From September 21 to October 31 the Supreme Council of Antiquities and the American Research Center in Egypt organized a field school in Medinet Watfa (ancient Philoteris) in the Fayum. The dates of the top layers of this area are 3rd-4th century CE. Dating of the earlier layers awaits further excavation of layers that have not been disturbed by robbers' activities. The URU Fayum Project was not allowed to continue work here and from 2003 onwards worked at the east side of Lake Qarun.
For team members of the 2002 campaign, see participants.
Trench 1 is a 6 x 6 meter trench, located in the middle of the settlement. This area was selected because of some interesting features on the surface: mud brick walls, a red brick structure with plaster layers, blocks of limestone, and large round millstones.
On the basis of the excavation of phases 1a/b we interpret the area as an olive oil production site. A mudbrick wall formed the border of an outside area in which several grinding stones were in use. In this period a red-brick basin, plastered on the in- and outside, was in use. The grinding stones and the press weight were on the same floor or dakka-layer.
Findings of olive pits strengthen the interpretation of this area as an olive oil production area. In order to produce oil, olives have to be crushed and pressed. The grinding stones, made of a local limestone of poor quality, would not be hard enough to grind grain, but are of sufficient hardness to crush olives. The occurrence of a plastered red-brick basin is consistent with this interpretation. Another feature in the trench that belongs to this phase is a large storage vessel. The circular stone with rounded top, of which many parallels can be found at other Graeco-Roman sites, is probably a weight to press down baskets filled with olive pulp in order to squeeze out the oil.
Trench 2 is a 4 x 8 meter trench, located in the middle of the settlement. This area was selected because the surface showed that this building was constructed from mud brick and lime stone blocks. Within the 4 x 8 meter trench two rooms were excavated.
Phase 1a comprises the simultaneous construction of mudbrick walls. Two walls were plastered on the inside. In phase 1b a new entrance to the room was created. The extensive robbing activities in room I left no occupational layers intact, so there is no information on the use of the room. However, the architectural appearance of the room suggests that it might have functioned as a shrine or sanctuary.
Trench 3 is a 6 x 6 meter trench at the south eastern edge of town, near the garbage dumps. The surface remains show a courtyard linked to a mud brick building. This area was deemed of interest because of the remains of a large storage jar or pithos on the surface. Furthermore, this area had two adjacent buildings with different constructions. The trench covers part of the courtyard and part of the building.
A dark mud brick wall in the north-west of the trench represents the oldest phase as excavated. In a second phase a marl- and mud-brick building was constructed in the south-east of the trench. The walls of this building were covered with plaster. The function and date of the buildings is still unclear because excavation never reached actual occupation deposits and the area was heavily robbed.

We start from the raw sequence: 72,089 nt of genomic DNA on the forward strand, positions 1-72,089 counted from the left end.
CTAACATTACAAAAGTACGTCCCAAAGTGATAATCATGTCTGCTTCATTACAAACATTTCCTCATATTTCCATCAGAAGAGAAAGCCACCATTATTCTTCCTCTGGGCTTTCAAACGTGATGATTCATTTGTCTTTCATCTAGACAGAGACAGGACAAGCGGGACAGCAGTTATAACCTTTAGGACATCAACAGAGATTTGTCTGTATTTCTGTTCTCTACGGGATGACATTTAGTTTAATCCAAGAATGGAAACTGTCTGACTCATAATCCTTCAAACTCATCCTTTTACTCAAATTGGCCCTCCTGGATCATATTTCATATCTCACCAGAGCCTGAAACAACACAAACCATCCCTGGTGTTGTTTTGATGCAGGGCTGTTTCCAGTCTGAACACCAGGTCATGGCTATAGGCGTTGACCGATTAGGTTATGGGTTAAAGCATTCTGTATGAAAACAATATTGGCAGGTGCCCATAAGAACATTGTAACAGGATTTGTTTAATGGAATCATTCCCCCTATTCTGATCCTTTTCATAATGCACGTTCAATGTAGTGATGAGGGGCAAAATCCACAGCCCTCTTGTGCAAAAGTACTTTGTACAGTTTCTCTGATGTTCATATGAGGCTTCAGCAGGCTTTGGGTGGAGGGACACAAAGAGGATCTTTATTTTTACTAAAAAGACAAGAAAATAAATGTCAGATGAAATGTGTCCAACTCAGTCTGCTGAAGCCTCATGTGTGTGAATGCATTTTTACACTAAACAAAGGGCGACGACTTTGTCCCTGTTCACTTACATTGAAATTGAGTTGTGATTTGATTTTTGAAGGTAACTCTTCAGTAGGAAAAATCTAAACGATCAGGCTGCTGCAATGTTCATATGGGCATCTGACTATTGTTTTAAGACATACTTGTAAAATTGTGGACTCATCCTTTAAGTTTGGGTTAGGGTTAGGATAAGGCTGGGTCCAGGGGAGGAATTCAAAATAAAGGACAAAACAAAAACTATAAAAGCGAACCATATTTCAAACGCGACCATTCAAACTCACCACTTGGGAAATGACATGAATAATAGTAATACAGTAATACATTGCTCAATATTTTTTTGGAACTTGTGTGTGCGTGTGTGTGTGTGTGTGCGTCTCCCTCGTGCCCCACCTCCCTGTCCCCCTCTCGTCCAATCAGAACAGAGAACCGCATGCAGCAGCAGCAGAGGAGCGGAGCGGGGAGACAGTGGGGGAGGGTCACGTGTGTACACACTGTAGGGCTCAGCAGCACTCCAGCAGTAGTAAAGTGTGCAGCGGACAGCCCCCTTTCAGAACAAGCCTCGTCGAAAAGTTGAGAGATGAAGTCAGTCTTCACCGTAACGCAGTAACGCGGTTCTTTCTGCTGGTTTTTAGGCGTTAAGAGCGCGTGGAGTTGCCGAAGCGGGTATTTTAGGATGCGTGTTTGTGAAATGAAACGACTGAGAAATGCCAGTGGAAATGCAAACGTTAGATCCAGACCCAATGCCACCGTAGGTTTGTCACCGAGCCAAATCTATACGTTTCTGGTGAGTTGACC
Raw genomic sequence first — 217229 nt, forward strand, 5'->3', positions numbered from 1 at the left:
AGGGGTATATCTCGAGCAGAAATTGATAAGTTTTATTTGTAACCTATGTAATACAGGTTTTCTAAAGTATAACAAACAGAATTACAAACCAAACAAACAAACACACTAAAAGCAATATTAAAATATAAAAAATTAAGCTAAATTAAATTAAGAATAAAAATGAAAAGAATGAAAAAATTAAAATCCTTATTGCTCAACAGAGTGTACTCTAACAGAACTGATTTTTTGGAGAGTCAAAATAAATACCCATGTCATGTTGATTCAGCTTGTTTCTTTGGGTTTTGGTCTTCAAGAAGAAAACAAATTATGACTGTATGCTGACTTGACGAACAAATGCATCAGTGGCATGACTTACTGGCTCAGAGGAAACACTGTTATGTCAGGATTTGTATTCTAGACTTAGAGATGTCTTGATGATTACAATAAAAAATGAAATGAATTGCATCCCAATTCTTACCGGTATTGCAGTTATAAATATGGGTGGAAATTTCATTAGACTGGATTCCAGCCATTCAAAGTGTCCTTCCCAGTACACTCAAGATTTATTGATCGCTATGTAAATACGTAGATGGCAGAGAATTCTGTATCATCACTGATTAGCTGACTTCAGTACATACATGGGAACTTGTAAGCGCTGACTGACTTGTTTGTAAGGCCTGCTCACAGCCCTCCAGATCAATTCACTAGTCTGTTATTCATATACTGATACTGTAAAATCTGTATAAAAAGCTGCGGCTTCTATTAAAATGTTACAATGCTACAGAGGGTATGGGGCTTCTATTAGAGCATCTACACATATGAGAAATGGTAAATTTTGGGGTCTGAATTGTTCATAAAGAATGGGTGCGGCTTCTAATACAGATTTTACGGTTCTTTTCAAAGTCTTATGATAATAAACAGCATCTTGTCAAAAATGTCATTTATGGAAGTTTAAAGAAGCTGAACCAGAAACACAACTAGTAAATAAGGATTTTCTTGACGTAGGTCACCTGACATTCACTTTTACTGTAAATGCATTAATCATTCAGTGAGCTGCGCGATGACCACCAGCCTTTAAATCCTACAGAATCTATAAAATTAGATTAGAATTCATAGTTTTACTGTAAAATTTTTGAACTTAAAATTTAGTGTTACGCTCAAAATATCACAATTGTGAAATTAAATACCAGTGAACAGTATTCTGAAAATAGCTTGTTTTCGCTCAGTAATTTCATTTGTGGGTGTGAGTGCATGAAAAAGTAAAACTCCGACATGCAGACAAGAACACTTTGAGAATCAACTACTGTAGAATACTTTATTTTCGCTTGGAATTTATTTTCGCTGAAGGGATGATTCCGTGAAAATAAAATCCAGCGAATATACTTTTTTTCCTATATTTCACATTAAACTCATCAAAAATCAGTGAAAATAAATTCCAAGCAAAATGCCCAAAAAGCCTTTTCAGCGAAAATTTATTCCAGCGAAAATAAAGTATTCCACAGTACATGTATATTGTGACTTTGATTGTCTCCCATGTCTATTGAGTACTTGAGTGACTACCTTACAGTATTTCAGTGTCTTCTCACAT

The structure in trench 4 probably began with the two north/south walls. A thick layer of tafla mortar was added on the top course to connect the two walls. In the next phase the architecture was remodeled; two walls were covered with a sturdier and thicker layer of lime plaster. The doorways in two walls were blocked, probably at the same time. Several circular structures of ca. 1 m in diameter and built of fired bricks were placed side-by-side against the wall and were used as ovens or kilns because of the deposits of ashy soil and ash. It may be possible that they were used in glassmaking or in some kind of activity that produces glass as a by-product as numerous chunks of glassy slag were found in the ash deposits.
In a 4th phase a tafla brick "partition" wall is added, which runs N/S appearing to divide the room in half. This wall must belong to a later phase of occupation than the "ovens" because it was built on top of one of the ash deposits.
In addition a small 1 x 1 meter test trench was opened in a dump layer to explore the preservation condition of its archaeobotanical archive. The upper layer is pottery dated to the 4th century CE. A provisional list of cultivated plants is presented below. Because preservation conditions in the trash were good and contamination was considered a serious problem in the upper soil layers, the botanical samples of these upper layers have not been analyzed.
Hordeum vulgare ssp. vulgare (Hulled six row barley)
Triticum turgidum ssp. durum (Hard wheat)
Cicer arietinum (Chick pea)
Lupinus albus (White lupin)
Beta vulgaris (Beet)
Oil, dye and fibre plants
Cucumis sativus (Cucumber)
Carthamus tinctorius (Safflower)
Linum usitatissimum (Flax; Linseed)
Fruits and nuts
Vitis vinifera (Grape vine; Grape)
Olea europaea (Olive)
Phoenix dactylifera (Date palm)
Ziziphus spina christi (Nabq; Christ Thorn)
Condiments and spices
Coriandrum sativum (Coriander)
Cuminum cyminum (Cumin)
Although the list of plant species is only based on the analysis of a few soil samples, it represents a varied spectrum of cultivated plants. Staple food items, that must have been produced in large quantities for export, are wheat and possibly also barley. It is yet unclear to what extent other plant species were cultivated and were used by local dwellers or were partly also export commodities.